"I wondered, as I looked at him, if he had sprung from a line of ministers, he had the refinement of look and air of command which are the heritage of the old ecclesiastical families of New England. But as Darwin says in his autobiography, 'there is no such king as a sea-captain.'"


And, she sprinkles some astute observations among her flowing descriptions of the land and its people:

"Conversation's got to have some root in the past, or else you've got to explain every remark you make, an' it wears a person out." If you have a friend who has been with you since childhood, or a sibling with which you are very close, you will understand this perfectly. No new friend can fill that same purpose because with the old friend or sibling no explanation is necessary and with the new friend no amount of explanation could be enough.

"There, you never get over bein' a child long's you have a mother to go to." Again, if you have lost a mother you know the truth of this statement. While your mother lives there is always "home".

I have long wanted to read this book, having come across an excerpt from it years ago in a Victorian magazine. I was not disappointed. It roused a kind of nostalgia in me for a time and place I have never known but would love to be a part of. It suggests a kind of serenity, camaraderie, industry and love of life that is often sorely missing from our modern existence. The closest modern-era book I have found to this is [b:At Home in Mitford|71776|At Home in Mitford (Mitford Years, #1)|Jan Karon|https://d.gr-assets.com/books/1386924130s/71776.jpg|1222486].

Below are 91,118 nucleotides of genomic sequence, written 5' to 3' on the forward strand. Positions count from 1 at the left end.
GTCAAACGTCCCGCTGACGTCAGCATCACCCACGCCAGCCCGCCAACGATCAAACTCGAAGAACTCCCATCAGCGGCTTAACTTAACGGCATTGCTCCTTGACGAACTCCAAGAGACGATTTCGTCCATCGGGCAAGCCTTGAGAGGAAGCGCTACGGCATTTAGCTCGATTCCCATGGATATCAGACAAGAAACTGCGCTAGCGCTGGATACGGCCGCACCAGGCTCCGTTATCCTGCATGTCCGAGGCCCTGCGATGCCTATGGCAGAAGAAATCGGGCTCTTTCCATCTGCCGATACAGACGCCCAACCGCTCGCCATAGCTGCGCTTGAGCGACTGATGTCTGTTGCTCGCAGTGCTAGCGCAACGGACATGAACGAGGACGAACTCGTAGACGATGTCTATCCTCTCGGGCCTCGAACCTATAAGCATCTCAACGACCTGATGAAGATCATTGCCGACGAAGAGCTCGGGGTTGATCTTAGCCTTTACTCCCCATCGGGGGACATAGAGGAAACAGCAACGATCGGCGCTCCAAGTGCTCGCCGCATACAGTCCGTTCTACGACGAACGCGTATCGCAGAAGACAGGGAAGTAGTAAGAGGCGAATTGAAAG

( )
  mattorsara | Aug 11, 2022 |
What an absorbing set of tales of a visiting author following her lovely, soothing title...

...the characters of Mrs.Todd, her Mother, William, and the Sea Captains keep the plot gently flowing.

"We were standing where there was a fine view of the harbor
and its long stretches of shore all covered by the great army of the pointed firs,
darkly cloaked and standing as if they waited to embark.

The sunburst upon that outermost island made it seem like a sudden revelation
of the world beyond this which some believe to be so near."